Autonomous Cars, industry, Motoring News, vehicle technology

JLR autopods out to make pals with pedestrians

  • System projects images onto the road
  • Pedestrians warned where vehicle going
  • Object is to gain pedestrians’ trust
THE POD IN ACTION: Friendly eyes size up the human waiting at the pedestrian crossing and comes to a halt. Image: Jaguar Land Rover
THE POD IN ACTION: Friendly eyes size up the human waiting at the pedestrian crossing and comes to a halt. Image: Jaguar Land Rover

PRETORIA, Gauteng –Jaguar Land Rover says there’s a possibility that it will introduce a system to project a self-driving vehicle’s direction of travel onto the road to inform other road-users.

”The intelligent technology,” JLR explained, ”beams a series of projections on the road to show its intentions – for example stopping or turning left or right – as part of research into how people can develop trust in autonomous technology.

”The projections could even be used to share obstacle detection and journey updates with pedestrians.”

LIGHTING THE WAY: Jaguar Land Rover intends to convey information to pedestrians about where its vehicles are going. Image: Jaguar Land Rover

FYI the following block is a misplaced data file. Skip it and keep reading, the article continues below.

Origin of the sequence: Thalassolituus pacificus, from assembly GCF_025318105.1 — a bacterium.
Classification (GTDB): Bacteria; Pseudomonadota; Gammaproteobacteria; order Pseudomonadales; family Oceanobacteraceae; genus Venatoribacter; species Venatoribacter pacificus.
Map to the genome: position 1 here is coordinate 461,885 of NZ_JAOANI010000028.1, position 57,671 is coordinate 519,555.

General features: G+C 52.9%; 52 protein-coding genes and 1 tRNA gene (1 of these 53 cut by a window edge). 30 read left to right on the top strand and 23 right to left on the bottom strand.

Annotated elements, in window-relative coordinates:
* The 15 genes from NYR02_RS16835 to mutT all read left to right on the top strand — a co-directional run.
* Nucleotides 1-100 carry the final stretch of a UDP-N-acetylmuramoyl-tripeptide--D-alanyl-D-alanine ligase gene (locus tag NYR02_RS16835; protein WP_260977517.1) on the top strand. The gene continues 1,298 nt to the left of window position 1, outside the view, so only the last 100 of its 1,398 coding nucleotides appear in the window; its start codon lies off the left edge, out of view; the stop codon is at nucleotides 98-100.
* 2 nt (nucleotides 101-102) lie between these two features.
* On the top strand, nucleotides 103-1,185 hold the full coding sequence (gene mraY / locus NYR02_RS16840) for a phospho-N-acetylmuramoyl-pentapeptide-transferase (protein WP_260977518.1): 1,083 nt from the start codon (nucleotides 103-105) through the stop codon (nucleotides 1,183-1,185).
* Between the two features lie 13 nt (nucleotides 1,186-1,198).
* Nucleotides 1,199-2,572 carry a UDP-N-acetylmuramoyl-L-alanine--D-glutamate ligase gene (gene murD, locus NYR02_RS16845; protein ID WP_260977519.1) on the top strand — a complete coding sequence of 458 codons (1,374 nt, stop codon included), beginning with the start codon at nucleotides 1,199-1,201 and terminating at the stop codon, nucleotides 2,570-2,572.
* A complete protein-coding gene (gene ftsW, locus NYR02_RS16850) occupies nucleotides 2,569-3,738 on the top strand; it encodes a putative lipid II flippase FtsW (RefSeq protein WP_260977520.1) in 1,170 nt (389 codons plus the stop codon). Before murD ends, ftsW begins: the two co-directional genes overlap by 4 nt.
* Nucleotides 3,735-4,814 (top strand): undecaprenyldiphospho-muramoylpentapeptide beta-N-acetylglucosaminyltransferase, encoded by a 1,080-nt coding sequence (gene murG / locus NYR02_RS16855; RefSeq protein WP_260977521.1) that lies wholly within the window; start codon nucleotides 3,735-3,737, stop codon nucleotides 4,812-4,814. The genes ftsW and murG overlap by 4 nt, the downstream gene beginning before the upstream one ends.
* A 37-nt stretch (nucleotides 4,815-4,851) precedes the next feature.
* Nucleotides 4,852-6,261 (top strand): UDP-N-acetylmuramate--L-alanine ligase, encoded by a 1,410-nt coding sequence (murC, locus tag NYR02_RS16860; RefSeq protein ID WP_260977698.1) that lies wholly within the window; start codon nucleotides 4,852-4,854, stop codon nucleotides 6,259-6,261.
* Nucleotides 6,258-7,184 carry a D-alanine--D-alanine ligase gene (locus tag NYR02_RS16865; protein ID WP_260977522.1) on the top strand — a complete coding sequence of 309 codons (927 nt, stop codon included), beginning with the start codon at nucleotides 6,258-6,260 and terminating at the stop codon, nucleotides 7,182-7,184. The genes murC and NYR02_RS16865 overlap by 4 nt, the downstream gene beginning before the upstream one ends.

LIGHTING THE WAY: Jaguar Land Rover intends to convey information to pedestrians about where its vehicles are going. Image: Jaguar Land Rover

These projections, tested on autonomous pods (see image) developed by Aurrigo, project a series of lines or bars with varying spacing.

ADJUSTABLE LIGHT BARS

The gaps shorten as the pod is preparing to brake before fully compressing when stopped.”

As the pod moves off and accelerates the line-spacing extends; approaching a turn the bars fan out left or right to indicate direction of travel.

”Trials were set up by a team of engineers at JLR’s Future Mobility division, JLR added, ”with support from cognitive psychologists after analysing a survey that showed 41% of drivers and pedestrians were worried about sharing the road with autonomous vehicles.”

INTELLIGENT PODS

The system was tested on an artificial street scene at a Coventry (central England) facility with engineers recording trust levels reported by pedestrians with and without projections.

The trust trial programme included adding ”virtual eyes’’ to the intelligent pods in 2018 to see if making eye contact improved trust – all part of a government-supported UK Autodrive project.

READ MORE JLR features on Carman’s Corner

Pete Bennett, Future Mobility research manager at Jaguar Land Rover, told The Corner in a media release: “The trials are about understanding how much information a self-driving vehicle should share with a pedestrian to gain their trust.

”Just like any new technology, humans have to learn to trust it; pedestrians, when it comes to autonomous vehicles, must be confident that they can cross the road safely.

”The research is the basis for ongoing development into how future self-driving cars will interact with people.”

JLF says the trial is aligned with the brands’ long-term strategic goals: to make cars safer, free up people’s valuable time, and improve mobility for everybody.

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